Financial activities








Agriculture, forestry, fishing and hunting





Source: U.S. Bureau of Labor Statistics (2018)

MSD Injuries Are Costly


Direct costs of musculoskeletal disorders add up to about $20 billion a year in the United States. Indirect costsadjustable height workbenches are even more, with lost productivity, absenteeism, work restrictions and errors due to injuries adding up to nearly $100 billion, according to some estimates. 


A Liberty Mutual Workplace Safety Index estimates the toll that MSD injuries take are even higher. The report estimated that nonfatal workplace injuries cost U.S. businesses $60 billion in direct costs in 2018. The top 10 most disabling injuries accounted for 88% of those costs, and five of the top 10 were MSDs (totaling $32.9 billion in workers’ compensation costs per year).


One Size Doesn’t Fit All



Adjustable height work tables or workbenches solve the “one size doesn’t fit all” problem. The issue with many standard industrial workbenches is that they do not comfortably fit a range of body sizes.


An industrial adjustable workbench allows workers to choose whether they want to sit down or stand up, and then adjusts to a person’s overall height based on that. 


This adjustable feature is easy to operate as well. For example, some adjustable hydraulic benches allow workers to use a manual hand crank to raise and lower the work surface.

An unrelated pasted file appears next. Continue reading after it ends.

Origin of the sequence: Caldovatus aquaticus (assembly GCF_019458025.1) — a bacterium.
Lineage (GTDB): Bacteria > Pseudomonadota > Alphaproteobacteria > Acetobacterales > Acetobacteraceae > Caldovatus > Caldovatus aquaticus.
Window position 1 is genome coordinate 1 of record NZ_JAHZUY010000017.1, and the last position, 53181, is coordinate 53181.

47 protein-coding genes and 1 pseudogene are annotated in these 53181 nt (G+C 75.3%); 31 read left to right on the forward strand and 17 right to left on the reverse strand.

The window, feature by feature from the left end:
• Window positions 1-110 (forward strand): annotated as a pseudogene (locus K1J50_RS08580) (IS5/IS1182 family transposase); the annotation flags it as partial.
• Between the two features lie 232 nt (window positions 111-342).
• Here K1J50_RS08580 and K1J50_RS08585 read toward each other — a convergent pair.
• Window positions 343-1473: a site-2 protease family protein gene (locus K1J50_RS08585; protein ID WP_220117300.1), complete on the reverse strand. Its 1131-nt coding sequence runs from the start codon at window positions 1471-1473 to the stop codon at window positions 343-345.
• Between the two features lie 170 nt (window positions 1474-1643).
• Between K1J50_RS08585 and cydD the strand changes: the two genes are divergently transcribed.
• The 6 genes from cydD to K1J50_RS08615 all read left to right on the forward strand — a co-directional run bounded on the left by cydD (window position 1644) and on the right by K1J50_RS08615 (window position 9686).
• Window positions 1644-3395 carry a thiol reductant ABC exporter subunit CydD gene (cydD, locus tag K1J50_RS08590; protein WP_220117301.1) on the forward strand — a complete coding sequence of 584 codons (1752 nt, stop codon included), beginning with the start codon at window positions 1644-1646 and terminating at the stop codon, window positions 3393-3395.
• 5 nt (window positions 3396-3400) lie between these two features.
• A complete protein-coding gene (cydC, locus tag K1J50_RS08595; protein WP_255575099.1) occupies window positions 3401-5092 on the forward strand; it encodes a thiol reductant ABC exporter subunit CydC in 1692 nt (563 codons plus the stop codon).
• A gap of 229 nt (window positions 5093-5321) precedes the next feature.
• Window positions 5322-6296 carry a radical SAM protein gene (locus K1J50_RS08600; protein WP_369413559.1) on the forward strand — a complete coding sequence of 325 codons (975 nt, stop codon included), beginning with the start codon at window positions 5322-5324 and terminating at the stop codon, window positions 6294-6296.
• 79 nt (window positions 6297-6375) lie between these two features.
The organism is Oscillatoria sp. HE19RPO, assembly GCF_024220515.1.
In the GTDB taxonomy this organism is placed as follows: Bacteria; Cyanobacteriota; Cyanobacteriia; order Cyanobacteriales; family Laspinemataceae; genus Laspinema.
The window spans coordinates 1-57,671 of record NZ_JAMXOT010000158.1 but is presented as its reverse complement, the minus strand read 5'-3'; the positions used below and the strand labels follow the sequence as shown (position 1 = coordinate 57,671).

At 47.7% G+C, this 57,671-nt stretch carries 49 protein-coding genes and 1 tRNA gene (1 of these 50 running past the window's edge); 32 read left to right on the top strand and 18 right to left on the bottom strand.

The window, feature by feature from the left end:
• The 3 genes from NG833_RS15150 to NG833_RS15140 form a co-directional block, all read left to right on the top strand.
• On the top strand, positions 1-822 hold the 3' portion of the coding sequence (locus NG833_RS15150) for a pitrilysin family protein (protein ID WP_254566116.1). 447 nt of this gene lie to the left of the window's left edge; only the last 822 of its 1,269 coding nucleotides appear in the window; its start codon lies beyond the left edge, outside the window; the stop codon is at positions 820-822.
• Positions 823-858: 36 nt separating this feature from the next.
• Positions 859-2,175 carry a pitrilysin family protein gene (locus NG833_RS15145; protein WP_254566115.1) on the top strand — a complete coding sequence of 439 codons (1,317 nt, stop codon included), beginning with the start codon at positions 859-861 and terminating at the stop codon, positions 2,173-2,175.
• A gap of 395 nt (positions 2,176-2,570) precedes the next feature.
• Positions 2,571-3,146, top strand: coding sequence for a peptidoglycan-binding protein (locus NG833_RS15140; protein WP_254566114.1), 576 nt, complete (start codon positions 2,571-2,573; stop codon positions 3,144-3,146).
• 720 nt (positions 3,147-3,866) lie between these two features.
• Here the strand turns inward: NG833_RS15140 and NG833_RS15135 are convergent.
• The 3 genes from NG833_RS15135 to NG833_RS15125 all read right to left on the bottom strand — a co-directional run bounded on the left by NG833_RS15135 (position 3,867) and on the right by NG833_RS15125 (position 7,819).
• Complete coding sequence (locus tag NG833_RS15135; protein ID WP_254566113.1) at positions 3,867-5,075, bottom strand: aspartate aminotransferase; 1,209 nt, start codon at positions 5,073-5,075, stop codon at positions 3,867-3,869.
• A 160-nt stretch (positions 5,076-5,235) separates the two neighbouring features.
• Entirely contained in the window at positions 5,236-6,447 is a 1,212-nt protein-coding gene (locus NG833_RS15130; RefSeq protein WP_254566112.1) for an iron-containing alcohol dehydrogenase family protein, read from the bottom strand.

Other benches come with an electric control to lift and lower the bench to a comfortable height. Benches with an electric component may be more likely to include an additional benefit as well, preset positions for convenience. This can come in handy if multiple workers use the same bench over the course of several shifts.


Safety Adds To Company’s Appeal



It’s common knowledge across multiple industries that companies that offer health benefits and a safe culture appeal to today’s workforce. 


A strong safety culture that emphasizes the wellness of employees can have a positive impact on employee retention. In a State of Employee Safety Report, 90% of American workers stated that their workplace has a legal and moral obligation to protect its employees from unnecessary risk of harm when working on the company’s behalf.


Nearly 97% said that feeling safe is an important factor when determining where they want to work. Yet only about half (54%) of workers surveyed felt their safety was extremely important to their employers.


Ensuring a safe workplace by including equipment like adjustable height workbenches can improve employee retention as well as impact employee engagement and job satisfaction. It can even help you attract high-quality employees to your business through a stellar safety record and emphasis on workplace health and safety.


While the benefits of adjustable height workbenches to employees are clear, perhaps the better question is, “Does your company need adjustable height workbenches?” If your goal is to promote a safer and healthier workplace that promotes productivity and reduced downtime, then the answer is a resounding, “Yes.”


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Topics: workbench

WSI Team

Written by WSI Team

Employees of Workstation Industries who write on different topics to inform and educate.